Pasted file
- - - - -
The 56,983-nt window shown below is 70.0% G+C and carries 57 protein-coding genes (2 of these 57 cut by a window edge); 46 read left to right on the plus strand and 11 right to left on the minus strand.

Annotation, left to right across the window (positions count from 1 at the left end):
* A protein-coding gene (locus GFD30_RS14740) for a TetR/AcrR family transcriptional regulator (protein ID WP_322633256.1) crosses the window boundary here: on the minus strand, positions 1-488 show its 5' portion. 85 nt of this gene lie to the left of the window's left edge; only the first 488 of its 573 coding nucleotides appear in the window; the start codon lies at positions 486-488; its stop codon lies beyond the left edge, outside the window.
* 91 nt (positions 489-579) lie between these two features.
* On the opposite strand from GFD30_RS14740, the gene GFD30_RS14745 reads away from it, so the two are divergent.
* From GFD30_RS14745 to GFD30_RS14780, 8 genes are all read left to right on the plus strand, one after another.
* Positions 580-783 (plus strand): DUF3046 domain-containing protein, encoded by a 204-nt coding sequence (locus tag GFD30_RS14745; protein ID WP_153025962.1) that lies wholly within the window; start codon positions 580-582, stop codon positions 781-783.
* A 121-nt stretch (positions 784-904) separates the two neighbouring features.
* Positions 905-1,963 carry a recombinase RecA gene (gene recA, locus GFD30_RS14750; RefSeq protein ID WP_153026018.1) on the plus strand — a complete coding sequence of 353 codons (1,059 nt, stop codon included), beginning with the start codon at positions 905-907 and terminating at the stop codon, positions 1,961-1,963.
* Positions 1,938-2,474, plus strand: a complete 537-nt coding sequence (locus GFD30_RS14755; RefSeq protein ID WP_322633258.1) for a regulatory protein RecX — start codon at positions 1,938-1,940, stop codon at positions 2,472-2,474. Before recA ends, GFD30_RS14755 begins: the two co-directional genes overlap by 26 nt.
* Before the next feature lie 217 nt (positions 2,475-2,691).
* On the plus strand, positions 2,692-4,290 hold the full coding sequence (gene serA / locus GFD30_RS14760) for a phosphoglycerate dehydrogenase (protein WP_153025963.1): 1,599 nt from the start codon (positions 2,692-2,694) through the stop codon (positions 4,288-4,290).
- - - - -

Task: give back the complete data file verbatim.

The 56,983-nt window shown below is 70.0% G+C and carries 57 protein-coding genes (2 of these 57 cut by a window edge); 46 read left to right on the plus strand and 11 right to left on the minus strand.

Annotation, left to right across the window (positions count from 1 at the left end):
* A protein-coding gene (locus GFD30_RS14740) for a TetR/AcrR family transcriptional regulator (protein ID WP_322633256.1) crosses the window boundary here: on the minus strand, positions 1-488 show its 5' portion. 85 nt of this gene lie to the left of the window's left edge; only the first 488 of its 573 coding nucleotides appear in the window; the start codon lies at positions 486-488; its stop codon lies beyond the left edge, outside the window.
* 91 nt (positions 489-579) lie between these two features.
* On the opposite strand from GFD30_RS14740, the gene GFD30_RS14745 reads away from it, so the two are divergent.
* From GFD30_RS14745 to GFD30_RS14780, 8 genes are all read left to right on the plus strand, one after another.
* Positions 580-783 (plus strand): DUF3046 domain-containing protein, encoded by a 204-nt coding sequence (locus tag GFD30_RS14745; protein ID WP_153025962.1) that lies wholly within the window; start codon positions 580-582, stop codon positions 781-783.
* A 121-nt stretch (positions 784-904) separates the two neighbouring features.
* Positions 905-1,963 carry a recombinase RecA gene (gene recA, locus GFD30_RS14750; RefSeq protein ID WP_153026018.1) on the plus strand — a complete coding sequence of 353 codons (1,059 nt, stop codon included), beginning with the start codon at positions 905-907 and terminating at the stop codon, positions 1,961-1,963.
* Positions 1,938-2,474, plus strand: a complete 537-nt coding sequence (locus GFD30_RS14755; RefSeq protein ID WP_322633258.1) for a regulatory protein RecX — start codon at positions 1,938-1,940, stop codon at positions 2,472-2,474. Before recA ends, GFD30_RS14755 begins: the two co-directional genes overlap by 26 nt.
* Before the next feature lie 217 nt (positions 2,475-2,691).
* On the plus strand, positions 2,692-4,290 hold the full coding sequence (gene serA / locus GFD30_RS14760) for a phosphoglycerate dehydrogenase (protein WP_153025963.1): 1,599 nt from the start codon (positions 2,692-2,694) through the stop codon (positions 4,288-4,290).